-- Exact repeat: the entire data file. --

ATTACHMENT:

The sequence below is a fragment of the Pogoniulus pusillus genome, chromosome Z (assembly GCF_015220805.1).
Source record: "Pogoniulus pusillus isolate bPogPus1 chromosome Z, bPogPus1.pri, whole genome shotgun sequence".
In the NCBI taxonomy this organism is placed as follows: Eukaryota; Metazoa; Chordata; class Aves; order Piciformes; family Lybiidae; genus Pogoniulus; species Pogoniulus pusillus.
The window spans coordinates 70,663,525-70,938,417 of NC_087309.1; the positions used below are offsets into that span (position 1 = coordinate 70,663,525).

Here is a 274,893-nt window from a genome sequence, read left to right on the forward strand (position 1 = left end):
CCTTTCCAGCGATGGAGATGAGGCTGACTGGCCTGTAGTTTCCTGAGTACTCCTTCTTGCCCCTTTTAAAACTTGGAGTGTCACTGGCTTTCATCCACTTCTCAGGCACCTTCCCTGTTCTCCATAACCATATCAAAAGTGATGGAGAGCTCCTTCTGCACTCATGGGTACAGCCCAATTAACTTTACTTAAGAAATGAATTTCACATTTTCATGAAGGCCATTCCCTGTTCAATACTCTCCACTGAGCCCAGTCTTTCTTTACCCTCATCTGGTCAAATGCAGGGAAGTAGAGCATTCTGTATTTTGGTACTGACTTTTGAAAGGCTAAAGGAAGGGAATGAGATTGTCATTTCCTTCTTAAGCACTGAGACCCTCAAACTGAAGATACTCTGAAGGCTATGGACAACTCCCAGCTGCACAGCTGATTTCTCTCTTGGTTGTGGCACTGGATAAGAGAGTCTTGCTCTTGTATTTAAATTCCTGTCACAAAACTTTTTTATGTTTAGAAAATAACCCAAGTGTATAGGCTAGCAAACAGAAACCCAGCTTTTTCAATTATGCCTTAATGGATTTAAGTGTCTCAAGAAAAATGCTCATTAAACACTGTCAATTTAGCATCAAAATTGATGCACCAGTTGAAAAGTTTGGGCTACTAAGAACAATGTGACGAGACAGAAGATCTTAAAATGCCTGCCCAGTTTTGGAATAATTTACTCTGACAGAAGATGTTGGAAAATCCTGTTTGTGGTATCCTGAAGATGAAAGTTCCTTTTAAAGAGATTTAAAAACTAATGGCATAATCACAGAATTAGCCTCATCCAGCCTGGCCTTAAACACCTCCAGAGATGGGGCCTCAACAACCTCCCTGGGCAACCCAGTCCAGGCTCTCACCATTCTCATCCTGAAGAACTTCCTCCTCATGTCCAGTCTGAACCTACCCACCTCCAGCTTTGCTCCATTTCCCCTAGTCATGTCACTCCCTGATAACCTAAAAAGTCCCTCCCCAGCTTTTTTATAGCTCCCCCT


The sequence below is a fragment of the Pogoniulus pusillus genome, chromosome Z (assembly GCF_015220805.1).
Source record: "Pogoniulus pusillus isolate bPogPus1 chromosome Z, bPogPus1.pri, whole genome shotgun sequence".
In the NCBI taxonomy this organism is placed as follows: Eukaryota; Metazoa; Chordata; class Aves; order Piciformes; family Lybiidae; genus Pogoniulus; species Pogoniulus pusillus.
The window spans coordinates 70,663,525-70,938,417 of NC_087309.1; the positions used below are offsets into that span (position 1 = coordinate 70,663,525).

Here is a 274,893-nt window from a genome sequence, read left to right on the forward strand (position 1 = left end):
CCTTTCCAGCGATGGAGATGAGGCTGACTGGCCTGTAGTTTCCTGAGTACTCCTTCTTGCCCCTTTTAAAACTTGGAGTGTCACTGGCTTTCATCCACTTCTCAGGCACCTTCCCTGTTCTCCATAACCATATCAAAAGTGATGGAGAGCTCCTTCTGCACTCATGGGTACAGCCCAATTAACTTTACTTAAGAAATGAATTTCACATTTTCATGAAGGCCATTCCCTGTTCAATACTCTCCACTGAGCCCAGTCTTTCTTTACCCTCATCTGGTCAAATGCAGGGAAGTAGAGCATTCTGTATTTTGGTACTGACTTTTGAAAGGCTAAAGGAAGGGAATGAGATTGTCATTTCCTTCTTAAGCACTGAGACCCTCAAACTGAAGATACTCTGAAGGCTATGGACAACTCCCAGCTGCACAGCTGATTTCTCTCTTGGTTGTGGCACTGGATAAGAGAGTCTTGCTCTTGTATTTAAATTCCTGTCACAAAACTTTTTTATGTTTAGAAAATAACCCAAGTGTATAGGCTAGCAAACAGAAACCCAGCTTTTTCAATTATGCCTTAATGGATTTAAGTGTCTCAAGAAAAATGCTCATTAAACACTGTCAATTTAGCATCAAAATTGATGCACCAGTTGAAAAGTTTGGGCTACTAAGAACAATGTGACGAGACAGAAGATCTTAAAATGCCTGCCCAGTTTTGGAATAATTTACTCTGACAGAAGATGTTGGAAAATCCTGTTTGTGGTATCCTGAAGATGAAAGTTCCTTTTAAAGAGATTTAAAAACTAATGGCATAATCACAGAATTAGCCTCATCCAGCCTGGCCTTAAACACCTCCAGAGATGGGGCCTCAACAACCTCCCTGGGCAACCCAGTCCAGGCTCTCACCATTCTCATCCTGAAGAACTTCCTCCTCATGTCCAGTCTGAACCTACCCACCTCCAGCTTTGCTCCATTTCCCCTAGTCATGTCACTCCCTGATAACCTAAAAAGTCCCTCCCCAGCTTTTTTATAGCTCCCCCT